We're excited to be looking ahead to books for young readers, including picture books and middle grade and YA titles.
Told half in French and half in English, with simple phrasing and visual cues in the illustrations making the story easy for early readers to decode in both languages, Pierre & Paul: Avalanche! (March), by Caroline Adderson and illustrated by Alice Carter, is an engaging story of friendship and imagination. A girl and her neighbour grow a community from their garden in What Grew in Larry's Garden (April), by Laura Alary, illustrated by Kass Reich. Extraordinary things are happening behind the windows of the city in Marion Arbona's Window (March), an interactive, one-of-a-kind wordless picture book. And Christine Baldacchino follows up the acclaimed Morris Micklewhite and the Tangerine Dress with Violet Shrink (March), illustrated by Carmen Mok, about a young girl who navigates social anxiety at family gatherings and works with her father to find a solution.
Pairing creative rhyming similes with cut-paper collage art, …
New year, new books! The first half of 2019 promises glorious literary delights, and we begin our Spring Preview with a spotlight on fiction.
André Alexis's latest is Days By Moonlight (February), "a journey through an underworld that looks like southern Ontario, a journey taken during the 'hour of the wolf,' that time of day when the sun is setting and the traveller can't tell the difference between dog and wolf, a time when the world and the imagination won't stay in their own lanes." Watcher in the Woods (February) is the latest thriller in Kelley Armstrong’s City of the Lost series. Margaret Atwood’s The Handmaid’s Tale gets adapted again, this time into a graphic novel (March) with illustrations by Renée Nault. A spellbinding, down-the-rabbit-hole tale about loneliness and belonging, creativity and agency, female friendship and desire, Bunny (June) is Mona Awad's second book after her acclaimed 13 Ways of Looking at a Fat Girl. Bestselling and award-winning author Todd Babiak returns with The Empress of Idaho (April), an immersive and affecting story about a teenager’s fascination with an enigmatic new woman in town whose past is catching up with her.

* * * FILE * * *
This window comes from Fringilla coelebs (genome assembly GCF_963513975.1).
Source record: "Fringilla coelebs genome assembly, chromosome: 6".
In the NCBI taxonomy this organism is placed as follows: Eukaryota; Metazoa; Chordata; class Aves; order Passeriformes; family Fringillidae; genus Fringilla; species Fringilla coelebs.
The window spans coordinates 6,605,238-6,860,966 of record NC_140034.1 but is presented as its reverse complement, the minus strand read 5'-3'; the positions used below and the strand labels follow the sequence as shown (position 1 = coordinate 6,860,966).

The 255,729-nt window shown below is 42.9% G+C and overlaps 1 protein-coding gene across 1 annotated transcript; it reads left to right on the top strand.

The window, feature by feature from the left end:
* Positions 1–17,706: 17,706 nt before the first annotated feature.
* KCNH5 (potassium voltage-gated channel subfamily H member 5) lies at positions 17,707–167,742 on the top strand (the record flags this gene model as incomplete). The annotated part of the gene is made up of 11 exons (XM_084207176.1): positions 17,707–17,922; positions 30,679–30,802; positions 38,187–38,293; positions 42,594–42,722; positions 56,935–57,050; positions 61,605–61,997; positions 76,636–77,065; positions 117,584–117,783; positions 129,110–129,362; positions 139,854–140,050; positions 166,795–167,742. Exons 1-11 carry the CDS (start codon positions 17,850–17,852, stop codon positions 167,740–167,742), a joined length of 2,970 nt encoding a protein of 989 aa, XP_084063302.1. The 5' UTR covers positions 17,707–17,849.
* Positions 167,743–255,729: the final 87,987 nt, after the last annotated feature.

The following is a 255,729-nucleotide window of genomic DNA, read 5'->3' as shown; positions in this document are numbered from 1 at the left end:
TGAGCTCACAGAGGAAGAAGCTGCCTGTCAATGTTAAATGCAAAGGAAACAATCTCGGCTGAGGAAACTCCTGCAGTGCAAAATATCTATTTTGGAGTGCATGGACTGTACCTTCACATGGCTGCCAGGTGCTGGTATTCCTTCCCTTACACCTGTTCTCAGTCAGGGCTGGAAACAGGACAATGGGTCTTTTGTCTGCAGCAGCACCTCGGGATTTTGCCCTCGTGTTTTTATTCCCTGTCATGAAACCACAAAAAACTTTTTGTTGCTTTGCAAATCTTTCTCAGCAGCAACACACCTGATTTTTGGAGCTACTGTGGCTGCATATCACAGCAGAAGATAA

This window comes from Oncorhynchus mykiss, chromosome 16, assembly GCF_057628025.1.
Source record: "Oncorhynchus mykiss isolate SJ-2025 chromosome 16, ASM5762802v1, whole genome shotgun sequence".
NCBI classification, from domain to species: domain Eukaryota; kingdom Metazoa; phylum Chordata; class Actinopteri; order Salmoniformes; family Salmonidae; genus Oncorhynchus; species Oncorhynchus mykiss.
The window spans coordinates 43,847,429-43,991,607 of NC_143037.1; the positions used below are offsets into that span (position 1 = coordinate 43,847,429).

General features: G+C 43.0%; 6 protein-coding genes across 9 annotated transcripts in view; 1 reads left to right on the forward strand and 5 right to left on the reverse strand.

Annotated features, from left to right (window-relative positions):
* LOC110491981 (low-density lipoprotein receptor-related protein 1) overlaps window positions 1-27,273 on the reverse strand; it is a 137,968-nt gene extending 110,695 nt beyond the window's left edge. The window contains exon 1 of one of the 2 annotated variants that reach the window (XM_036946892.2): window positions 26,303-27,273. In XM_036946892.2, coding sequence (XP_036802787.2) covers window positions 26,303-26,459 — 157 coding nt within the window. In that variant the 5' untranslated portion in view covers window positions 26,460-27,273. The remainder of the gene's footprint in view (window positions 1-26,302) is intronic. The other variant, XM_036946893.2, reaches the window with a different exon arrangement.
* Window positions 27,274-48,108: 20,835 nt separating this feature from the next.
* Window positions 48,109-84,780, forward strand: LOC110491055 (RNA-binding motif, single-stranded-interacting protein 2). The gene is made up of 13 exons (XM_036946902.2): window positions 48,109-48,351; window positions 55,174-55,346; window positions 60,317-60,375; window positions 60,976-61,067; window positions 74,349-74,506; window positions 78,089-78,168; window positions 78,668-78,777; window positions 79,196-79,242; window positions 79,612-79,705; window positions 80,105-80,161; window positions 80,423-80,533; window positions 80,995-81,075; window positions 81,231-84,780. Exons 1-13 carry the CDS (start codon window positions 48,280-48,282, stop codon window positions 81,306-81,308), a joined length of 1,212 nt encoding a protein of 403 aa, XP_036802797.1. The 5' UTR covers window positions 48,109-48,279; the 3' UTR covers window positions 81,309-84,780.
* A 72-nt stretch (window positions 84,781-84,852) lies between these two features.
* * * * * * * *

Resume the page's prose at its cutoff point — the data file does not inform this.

The final installment of our spring preview has finally arrived, with amazing picture books, early-readers and middle grade, and YA titles that will delight readers of all ages.
Little Brothers and Sisters (April), by Monica Arnaldo, starts with four pairs of siblings in and around an apartment complex, each expressing through play and daily life the pleasures and pitfalls of living with and playing with siblings. In Counting on Katherine (June), Helaine Becker tells the bold story of Katherine Johnson, an African-American mathematician who worked for NASA during the space race and who was depicted in the film Hidden Figures, with illustartions by Dow Phumiruk. And Lana Button captures the apprehensions of a young student facing a substitute teacher for the first time in My Teacher's Not Here! (April), illustrated by Christine Battuz.
Award-winner Jan L. Coates' A Halifax Time Travelling Tune (June), with illustrations by Marijke Simons, is a rollicking, lyrical journey through 1950s’ Halifax. In Swimming With Seals (April), by Mag …